“I have no gift to bring, Pa rum pum pum pum. That's fit to give our king, Pa rum pum pum pum, Rum pum pum pum, Rum pum pum pum.” It’s that time of year and I’m singing loud and proud. But here’s the thing--I can’t sing. Are you familiar with the country classic by Craig Morgan, What I Love About Sundays in which he mentions sweet Miss Betty who likes to sing off key in the pew behind him? Well, that’s me! I once had a woman in front of me at church plug her ears! Good thing I’m not easily deterred. Occasionally though, after I’ve found my quivering voice, chased multiple octaves through several vocal ranges trying to match the organ, a wave of self-doubt does try to drown out my singing. It was the day after one of these Sundays I received a letter from an elderly uncle on my husband’s side who became my pen pal long ago. Over the years I’ve watched his handwriting, which was never good, decline until it’s almost illegible. In this most recent letter I deciphered his gratitude for my continued correspondence, and his profuse apology for not being able to write well. Tears stung my eyes as I realized what God was showing me. Holding in my hands was an effort made—genuine and honest…and like my less than perfect singing, it truly meant something for the one receiving it.
In the Little Drummer Boy, which started playing on the radio in the 1950’s, a poor boy is summoned by the Magi to the Nativity and he plays his drum, the only thing he has to offer the newborn King saying, “I played my best for him…Then he smiled at me.” If we have a talent, offer it to the Lord and He will receive it with gratitude, but what’s top of Jesus’ wish list is YOU. Just bring yourself as the gift! Paul guides us in 1 Corinthians 13:1-3 that love is an even better measure of our faith than talents.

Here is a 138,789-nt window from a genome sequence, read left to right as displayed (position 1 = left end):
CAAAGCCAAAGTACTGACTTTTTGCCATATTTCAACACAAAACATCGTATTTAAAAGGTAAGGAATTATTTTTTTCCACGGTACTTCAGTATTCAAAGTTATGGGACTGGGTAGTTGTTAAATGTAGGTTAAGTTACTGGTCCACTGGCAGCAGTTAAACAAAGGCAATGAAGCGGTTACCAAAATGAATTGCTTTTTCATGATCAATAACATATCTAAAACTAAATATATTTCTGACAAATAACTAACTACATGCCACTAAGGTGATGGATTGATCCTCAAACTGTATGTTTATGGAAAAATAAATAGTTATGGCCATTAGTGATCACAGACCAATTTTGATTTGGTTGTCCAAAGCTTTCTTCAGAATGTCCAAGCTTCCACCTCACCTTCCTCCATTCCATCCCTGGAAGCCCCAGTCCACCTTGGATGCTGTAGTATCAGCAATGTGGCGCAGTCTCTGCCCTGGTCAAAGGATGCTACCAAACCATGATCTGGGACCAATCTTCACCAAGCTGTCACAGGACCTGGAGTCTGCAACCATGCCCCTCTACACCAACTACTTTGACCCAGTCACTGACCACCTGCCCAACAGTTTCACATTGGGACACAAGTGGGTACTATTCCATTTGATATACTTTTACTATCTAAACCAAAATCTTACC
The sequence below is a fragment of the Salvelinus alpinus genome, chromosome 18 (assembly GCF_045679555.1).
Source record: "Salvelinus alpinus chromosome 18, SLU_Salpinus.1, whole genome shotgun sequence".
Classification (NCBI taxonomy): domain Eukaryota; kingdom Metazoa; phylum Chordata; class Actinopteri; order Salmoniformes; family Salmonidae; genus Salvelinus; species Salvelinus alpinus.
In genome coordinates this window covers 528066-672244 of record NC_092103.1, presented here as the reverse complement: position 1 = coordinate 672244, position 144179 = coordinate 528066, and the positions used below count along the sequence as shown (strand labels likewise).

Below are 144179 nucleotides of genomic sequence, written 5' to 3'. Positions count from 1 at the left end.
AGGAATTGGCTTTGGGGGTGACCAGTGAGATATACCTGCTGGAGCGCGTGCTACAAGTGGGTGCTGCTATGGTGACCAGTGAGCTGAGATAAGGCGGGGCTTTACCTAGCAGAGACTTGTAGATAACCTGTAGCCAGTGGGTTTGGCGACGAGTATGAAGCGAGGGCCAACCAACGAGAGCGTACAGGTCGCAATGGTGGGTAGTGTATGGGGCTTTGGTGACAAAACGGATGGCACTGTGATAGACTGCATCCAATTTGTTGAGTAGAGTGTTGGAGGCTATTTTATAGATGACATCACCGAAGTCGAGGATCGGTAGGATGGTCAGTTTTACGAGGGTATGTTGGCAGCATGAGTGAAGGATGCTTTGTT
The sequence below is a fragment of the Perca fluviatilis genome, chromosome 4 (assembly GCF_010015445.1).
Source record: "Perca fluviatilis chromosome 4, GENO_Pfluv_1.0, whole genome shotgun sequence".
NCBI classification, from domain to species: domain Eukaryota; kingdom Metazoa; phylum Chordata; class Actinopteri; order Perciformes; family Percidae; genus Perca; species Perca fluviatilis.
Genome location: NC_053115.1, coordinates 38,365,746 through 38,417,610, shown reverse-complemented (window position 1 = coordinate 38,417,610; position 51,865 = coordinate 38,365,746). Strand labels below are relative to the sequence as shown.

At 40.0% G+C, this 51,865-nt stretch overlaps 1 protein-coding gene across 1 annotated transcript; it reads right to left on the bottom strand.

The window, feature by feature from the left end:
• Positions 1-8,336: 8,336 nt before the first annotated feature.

God gives us the gift of love every second, every day, 365 days every year. It’s a little like the game of Dirty Santa where we give and take, except it’s way way better, and it’s not a game. God gives peace and takes worry. He gives healing and takes hurt. He gave Jesus and took hell. What does He hope to get in return? Love. We can love Him by surrendering our imperfect life--right here, right now. Take heart because Paul (I Corin1:2) calls even a flawed, bickering congregation in Corinth “sanctified”. It literally means “made holy, because God sees us as forgiven even when we might see ourselves as not good enough.
The little drummer boy shared his gift of music as did a certain modern day talented piano player, Sir Elton John. Growing up we didn’t have a clue what crocodile rock was but we sang and danced with enthusiasm like we just didn’t care. I also soulfully crooned Candle in The Wind along with him repeatedly when Princess Diana passed. In this year’s holiday TV commercial by a British department store (John Lewis & Partners) we are taken on a journey back through his life until finally we see him as a little boy opening the gift of a piano, the gift that started it all. I recognize how God used another imperfect life (and commercialism!!) to bring home a good point. The ad transitions into Sir Elton as an adult closing the lid on the keyboard and the sponsor leaves us with deep philosophical words, “Some gifts are more than just a gift.”
Merry Christmas--God has a gift with your name on it! I have to go now and locate a bucket to carry my tunes in…some people say I can’t do it but I’m willing to prove them wrong.
Janet Cowger- Fliegel